Because of this circumstance, many of the credits that JC players earn are rarely transferable. Consequently, the student athlete is required to take extra courses that will transfer into a major that Washington offers.
More often than not, the main reason kids go to JCs in the first place is because they don't qualify academically for a division I school directly from high school.
It is true that the UW has had many transfers who simply developed more by playing at the JC level and were good students coming out of high school. An example is Hugh Millen, who led the Huskies to the great Orange Bowl victory in 1985. However, the vast majority of the kids who play at that level simply did not qualify coming out of high school. It is either that they did not have the qualifying test score (820 or higher on the SAT, or 68 or higher on the ACT), or they did not have a 2.5 or higher in their core GPA. The core classes cannot include PE, Art, Vocational, Music, or any course that is not classified by the school as an academic class for college preparation. It should be pointed out that a student athlete can take the tests as many times as they wish and are allowed to combine the best total score from the various sections of the test. That is, a kid could use a 600 on the verbal and a 220 on the math. If a kid is a non-predictor, which means he does not receive the combined GPA with the necessary test score, then he is ineligible to play or receive a scholarship.
It should also be pointed out that there is a sliding scale, which allows for a higher test score and a lower GPA or visa versa. Regardless, these are the student athletes who end up at the JC level.
Compounding that is the fact that there are no longer any JCs which play football in our state. This is really too bad, and as a former JC coach myself, I know how much this hurts the kids in the state of Washington and thereby impacts the colleges of our own state. I had coached at Olympic College in Bremerton back when we had a cross-state league and realized that a lot of kids went on to the UW, WSU, Eastern, Central, Western, UPS, PLU, etc. It gave a lot of kids the chance to play after high school as well as the opportunity to develop and move on to a four-year school. The league began dissolving right about when I became a head coach in 1981. Every year we would lose another school until there were only about five of us left who were still competing. The Olympic College Rangers were one of the most successful programs because of strong community support, but I could see the whole system shrinking and moved on to join Coach Don James's UW staff in 1983.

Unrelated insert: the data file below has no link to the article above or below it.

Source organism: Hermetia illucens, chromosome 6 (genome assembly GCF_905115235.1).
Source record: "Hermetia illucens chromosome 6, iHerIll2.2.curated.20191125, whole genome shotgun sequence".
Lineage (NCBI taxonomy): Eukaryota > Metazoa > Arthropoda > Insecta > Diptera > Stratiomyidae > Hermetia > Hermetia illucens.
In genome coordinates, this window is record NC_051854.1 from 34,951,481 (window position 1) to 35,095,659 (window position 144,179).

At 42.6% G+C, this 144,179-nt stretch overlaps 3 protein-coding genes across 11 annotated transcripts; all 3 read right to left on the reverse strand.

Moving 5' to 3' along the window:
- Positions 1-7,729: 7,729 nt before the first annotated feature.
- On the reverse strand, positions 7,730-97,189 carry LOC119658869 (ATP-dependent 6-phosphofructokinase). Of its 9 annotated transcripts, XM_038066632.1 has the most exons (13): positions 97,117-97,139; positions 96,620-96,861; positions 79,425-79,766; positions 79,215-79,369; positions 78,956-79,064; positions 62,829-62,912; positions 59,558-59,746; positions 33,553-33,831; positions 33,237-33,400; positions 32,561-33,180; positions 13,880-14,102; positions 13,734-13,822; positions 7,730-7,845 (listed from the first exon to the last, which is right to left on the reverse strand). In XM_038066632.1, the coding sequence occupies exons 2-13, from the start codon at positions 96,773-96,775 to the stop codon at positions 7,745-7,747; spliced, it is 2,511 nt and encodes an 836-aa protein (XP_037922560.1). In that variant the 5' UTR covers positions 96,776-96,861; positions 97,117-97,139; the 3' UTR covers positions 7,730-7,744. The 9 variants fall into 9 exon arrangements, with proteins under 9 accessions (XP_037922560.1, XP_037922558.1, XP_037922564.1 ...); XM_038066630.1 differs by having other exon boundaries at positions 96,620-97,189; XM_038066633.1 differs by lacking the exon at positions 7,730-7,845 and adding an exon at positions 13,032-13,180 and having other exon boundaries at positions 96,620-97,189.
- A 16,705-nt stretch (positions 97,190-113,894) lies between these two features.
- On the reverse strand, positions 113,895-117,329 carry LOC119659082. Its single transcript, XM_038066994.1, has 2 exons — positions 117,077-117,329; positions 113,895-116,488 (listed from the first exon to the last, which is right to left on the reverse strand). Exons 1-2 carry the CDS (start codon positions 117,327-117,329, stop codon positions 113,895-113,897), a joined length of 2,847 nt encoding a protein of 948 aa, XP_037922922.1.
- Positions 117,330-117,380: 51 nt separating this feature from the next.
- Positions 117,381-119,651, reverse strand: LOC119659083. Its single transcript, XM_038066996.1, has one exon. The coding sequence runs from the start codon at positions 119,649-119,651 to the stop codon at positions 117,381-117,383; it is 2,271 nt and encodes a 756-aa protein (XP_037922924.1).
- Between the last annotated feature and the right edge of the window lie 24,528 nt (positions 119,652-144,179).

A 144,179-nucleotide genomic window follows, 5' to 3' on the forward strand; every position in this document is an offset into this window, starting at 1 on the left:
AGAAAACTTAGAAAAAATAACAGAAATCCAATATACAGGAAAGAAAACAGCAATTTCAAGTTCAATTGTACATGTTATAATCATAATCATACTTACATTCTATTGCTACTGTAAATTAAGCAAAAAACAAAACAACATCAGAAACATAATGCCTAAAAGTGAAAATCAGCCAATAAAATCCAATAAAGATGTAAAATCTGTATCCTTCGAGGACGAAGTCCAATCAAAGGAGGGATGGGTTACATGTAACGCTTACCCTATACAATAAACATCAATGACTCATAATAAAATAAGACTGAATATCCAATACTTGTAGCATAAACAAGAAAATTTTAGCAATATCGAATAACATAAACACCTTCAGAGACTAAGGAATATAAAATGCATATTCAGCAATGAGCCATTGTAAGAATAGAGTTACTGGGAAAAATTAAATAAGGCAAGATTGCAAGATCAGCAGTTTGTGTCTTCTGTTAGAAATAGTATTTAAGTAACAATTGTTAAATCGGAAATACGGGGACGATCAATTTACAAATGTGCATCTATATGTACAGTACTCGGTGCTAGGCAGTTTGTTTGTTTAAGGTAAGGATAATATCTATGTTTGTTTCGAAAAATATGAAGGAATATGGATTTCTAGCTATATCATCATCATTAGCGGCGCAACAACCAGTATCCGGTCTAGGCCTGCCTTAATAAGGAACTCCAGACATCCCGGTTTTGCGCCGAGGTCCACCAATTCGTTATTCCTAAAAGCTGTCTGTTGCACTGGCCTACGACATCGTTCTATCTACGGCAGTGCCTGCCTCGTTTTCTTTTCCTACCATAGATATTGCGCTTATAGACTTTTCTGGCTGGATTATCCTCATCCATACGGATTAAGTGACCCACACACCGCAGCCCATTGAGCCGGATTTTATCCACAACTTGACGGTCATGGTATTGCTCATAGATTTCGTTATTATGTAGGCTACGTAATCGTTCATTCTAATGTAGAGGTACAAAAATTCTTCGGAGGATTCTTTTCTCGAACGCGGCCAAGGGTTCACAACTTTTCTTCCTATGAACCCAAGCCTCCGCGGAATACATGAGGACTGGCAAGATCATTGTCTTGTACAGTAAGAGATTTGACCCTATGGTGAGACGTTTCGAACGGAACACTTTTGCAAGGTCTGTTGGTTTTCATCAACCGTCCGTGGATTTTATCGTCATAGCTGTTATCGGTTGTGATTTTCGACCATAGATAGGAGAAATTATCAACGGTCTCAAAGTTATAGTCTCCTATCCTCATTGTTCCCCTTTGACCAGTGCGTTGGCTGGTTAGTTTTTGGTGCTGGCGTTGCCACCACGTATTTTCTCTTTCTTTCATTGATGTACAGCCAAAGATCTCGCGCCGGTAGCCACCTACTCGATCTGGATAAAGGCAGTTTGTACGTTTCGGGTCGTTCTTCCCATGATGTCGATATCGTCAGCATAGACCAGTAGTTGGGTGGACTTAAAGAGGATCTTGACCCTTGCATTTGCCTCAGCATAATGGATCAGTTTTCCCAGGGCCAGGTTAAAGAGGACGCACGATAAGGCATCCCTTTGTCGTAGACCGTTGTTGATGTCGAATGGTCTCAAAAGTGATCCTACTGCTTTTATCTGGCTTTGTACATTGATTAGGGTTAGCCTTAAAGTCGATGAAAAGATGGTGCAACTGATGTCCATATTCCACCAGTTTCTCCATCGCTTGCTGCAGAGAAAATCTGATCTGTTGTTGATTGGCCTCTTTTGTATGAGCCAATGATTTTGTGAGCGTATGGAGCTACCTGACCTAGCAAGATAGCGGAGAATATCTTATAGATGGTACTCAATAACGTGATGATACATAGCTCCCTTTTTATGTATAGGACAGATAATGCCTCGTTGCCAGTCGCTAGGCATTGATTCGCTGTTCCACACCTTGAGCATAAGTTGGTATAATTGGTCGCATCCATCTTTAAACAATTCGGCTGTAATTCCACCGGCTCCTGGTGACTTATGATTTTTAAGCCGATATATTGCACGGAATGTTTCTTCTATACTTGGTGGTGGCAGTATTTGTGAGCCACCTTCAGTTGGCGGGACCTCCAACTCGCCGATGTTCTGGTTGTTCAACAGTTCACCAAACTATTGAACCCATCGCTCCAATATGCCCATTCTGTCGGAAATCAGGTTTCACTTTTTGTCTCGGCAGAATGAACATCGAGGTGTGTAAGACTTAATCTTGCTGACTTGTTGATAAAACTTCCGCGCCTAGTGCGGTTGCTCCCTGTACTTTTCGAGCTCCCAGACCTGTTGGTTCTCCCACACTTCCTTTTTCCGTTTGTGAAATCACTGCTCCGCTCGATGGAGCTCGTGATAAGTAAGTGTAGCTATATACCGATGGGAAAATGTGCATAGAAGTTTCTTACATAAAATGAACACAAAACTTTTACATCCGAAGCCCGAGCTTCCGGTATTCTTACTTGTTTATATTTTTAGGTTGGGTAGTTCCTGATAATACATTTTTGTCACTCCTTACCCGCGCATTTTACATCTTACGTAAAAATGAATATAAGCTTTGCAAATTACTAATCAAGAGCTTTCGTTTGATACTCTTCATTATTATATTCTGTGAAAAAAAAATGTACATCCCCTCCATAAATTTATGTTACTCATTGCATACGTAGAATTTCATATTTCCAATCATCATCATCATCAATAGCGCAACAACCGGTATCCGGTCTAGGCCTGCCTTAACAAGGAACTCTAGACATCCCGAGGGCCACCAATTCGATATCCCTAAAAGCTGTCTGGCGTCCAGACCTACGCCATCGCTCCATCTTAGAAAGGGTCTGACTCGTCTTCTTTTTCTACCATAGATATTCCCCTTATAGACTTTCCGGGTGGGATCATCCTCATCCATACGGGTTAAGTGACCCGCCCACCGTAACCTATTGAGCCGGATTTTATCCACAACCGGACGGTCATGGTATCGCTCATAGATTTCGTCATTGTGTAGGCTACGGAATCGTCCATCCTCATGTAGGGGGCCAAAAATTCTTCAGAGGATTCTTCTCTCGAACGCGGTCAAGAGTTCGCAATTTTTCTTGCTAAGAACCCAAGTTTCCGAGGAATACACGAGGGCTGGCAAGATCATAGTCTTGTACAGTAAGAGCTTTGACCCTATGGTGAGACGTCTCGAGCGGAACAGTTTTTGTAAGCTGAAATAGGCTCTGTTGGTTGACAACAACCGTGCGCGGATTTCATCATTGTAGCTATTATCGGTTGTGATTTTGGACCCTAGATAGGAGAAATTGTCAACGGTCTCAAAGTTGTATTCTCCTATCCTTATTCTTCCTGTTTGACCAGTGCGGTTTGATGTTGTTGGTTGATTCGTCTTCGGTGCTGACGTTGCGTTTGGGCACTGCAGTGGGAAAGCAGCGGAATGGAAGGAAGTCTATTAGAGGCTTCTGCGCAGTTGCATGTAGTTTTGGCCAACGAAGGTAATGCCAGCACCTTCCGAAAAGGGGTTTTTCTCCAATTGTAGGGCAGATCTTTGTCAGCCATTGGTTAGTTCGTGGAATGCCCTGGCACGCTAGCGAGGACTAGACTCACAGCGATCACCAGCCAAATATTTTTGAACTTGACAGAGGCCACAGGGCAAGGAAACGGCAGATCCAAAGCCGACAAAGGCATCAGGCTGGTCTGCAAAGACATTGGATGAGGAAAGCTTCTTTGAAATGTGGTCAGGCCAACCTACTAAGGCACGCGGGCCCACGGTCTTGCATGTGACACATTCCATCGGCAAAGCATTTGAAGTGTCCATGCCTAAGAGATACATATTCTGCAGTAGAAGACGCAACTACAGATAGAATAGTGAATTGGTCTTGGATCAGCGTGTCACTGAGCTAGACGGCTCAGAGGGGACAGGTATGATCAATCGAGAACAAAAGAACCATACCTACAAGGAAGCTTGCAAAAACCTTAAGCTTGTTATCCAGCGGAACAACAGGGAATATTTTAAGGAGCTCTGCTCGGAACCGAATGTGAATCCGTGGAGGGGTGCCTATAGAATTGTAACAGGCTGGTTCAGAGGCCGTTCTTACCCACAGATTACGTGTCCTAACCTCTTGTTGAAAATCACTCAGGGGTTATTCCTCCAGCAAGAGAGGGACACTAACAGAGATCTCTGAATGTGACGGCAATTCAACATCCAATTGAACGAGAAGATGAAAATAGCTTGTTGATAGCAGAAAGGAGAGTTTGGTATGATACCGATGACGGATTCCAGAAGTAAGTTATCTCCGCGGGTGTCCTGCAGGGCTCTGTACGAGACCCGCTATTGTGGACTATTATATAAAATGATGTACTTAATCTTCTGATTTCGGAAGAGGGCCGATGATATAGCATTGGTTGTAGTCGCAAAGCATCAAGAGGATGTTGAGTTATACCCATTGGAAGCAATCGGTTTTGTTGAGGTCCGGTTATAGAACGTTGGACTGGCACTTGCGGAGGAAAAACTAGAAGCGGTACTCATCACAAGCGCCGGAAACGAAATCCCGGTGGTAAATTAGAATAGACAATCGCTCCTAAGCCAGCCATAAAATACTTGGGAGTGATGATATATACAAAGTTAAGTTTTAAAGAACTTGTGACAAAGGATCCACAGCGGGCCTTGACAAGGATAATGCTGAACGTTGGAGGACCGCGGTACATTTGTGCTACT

Having no JCs that play football really hurts the in-state schools simply because there were lots of talented prospects who have low grades out of high school but could earn their opportunity to move on. Late bloomers can no longer stay in state and accomplish this. This is a double-whammy because not only are student athletes leaving your state to continue their career, they find that when (or if) they apply to matriculate to the University of Washington, the out-of-state admissions standards for the UW are even more difficult.
That means that even though you were a local high school student, you are going to have a more difficult time getting into Washington if you attended and played football at a JC in California or Idaho.
The fact remains, however, that the Huskies have had many tremendous players that came from junior colleges. The biggest impact came obviously from the great Hugh McElhenny in the fifties, but two other JC players that became Husky heroes included Junior Coffee and Warren Moon. When I was on staff, we brought in players like defensive back Charles Mincy and, of course, tailback Cory Dillon. These players were all simply great players and all had considerable success at the NFL level as well.